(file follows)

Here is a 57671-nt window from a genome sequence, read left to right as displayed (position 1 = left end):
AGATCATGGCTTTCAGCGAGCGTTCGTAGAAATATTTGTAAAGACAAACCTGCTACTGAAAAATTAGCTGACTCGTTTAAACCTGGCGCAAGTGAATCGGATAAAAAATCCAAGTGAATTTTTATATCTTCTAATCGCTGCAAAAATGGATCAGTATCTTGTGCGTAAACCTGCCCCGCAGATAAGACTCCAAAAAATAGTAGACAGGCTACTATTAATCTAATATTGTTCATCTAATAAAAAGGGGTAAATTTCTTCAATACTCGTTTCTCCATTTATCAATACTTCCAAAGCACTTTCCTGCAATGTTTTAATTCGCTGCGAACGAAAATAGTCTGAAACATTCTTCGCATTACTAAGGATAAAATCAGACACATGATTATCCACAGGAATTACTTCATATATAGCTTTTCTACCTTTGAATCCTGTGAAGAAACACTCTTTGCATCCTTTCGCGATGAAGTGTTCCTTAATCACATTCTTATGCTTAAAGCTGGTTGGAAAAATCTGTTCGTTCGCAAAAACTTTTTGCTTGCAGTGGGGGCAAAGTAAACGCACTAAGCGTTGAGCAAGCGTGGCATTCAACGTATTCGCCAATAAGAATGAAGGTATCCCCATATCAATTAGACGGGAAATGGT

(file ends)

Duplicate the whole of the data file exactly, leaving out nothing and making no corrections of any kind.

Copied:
Here is a 57671-nt window from a genome sequence, read left to right as displayed (position 1 = left end):
AGATCATGGCTTTCAGCGAGCGTTCGTAGAAATATTTGTAAAGACAAACCTGCTACTGAAAAATTAGCTGACTCGTTTAAACCTGGCGCAAGTGAATCGGATAAAAAATCCAAGTGAATTTTTATATCTTCTAATCGCTGCAAAAATGGATCAGTATCTTGTGCGTAAACCTGCCCCGCAGATAAGACTCCAAAAAATAGTAGACAGGCTACTATTAATCTAATATTGTTCATCTAATAAAAAGGGGTAAATTTCTTCAATACTCGTTTCTCCATTTATCAATACTTCCAAAGCACTTTCCTGCAATGTTTTAATTCGCTGCGAACGAAAATAGTCTGAAACATTCTTCGCATTACTAAGGATAAAATCAGACACATGATTATCCACAGGAATTACTTCATATATAGCTTTTCTACCTTTGAATCCTGTGAAGAAACACTCTTTGCATCCTTTCGCGATGAAGTGTTCCTTAATCACATTCTTATGCTTAAAGCTGGTTGGAAAAATCTGTTCGTTCGCAAAAACTTTTTGCTTGCAGTGGGGGCAAAGTAAACGCACTAAGCGTTGAGCAAGCGTGGCATTCAACGTATTCGCCAATAAGAATGAAGGTATCCCCATATCAATTAGACGGGAAATGGT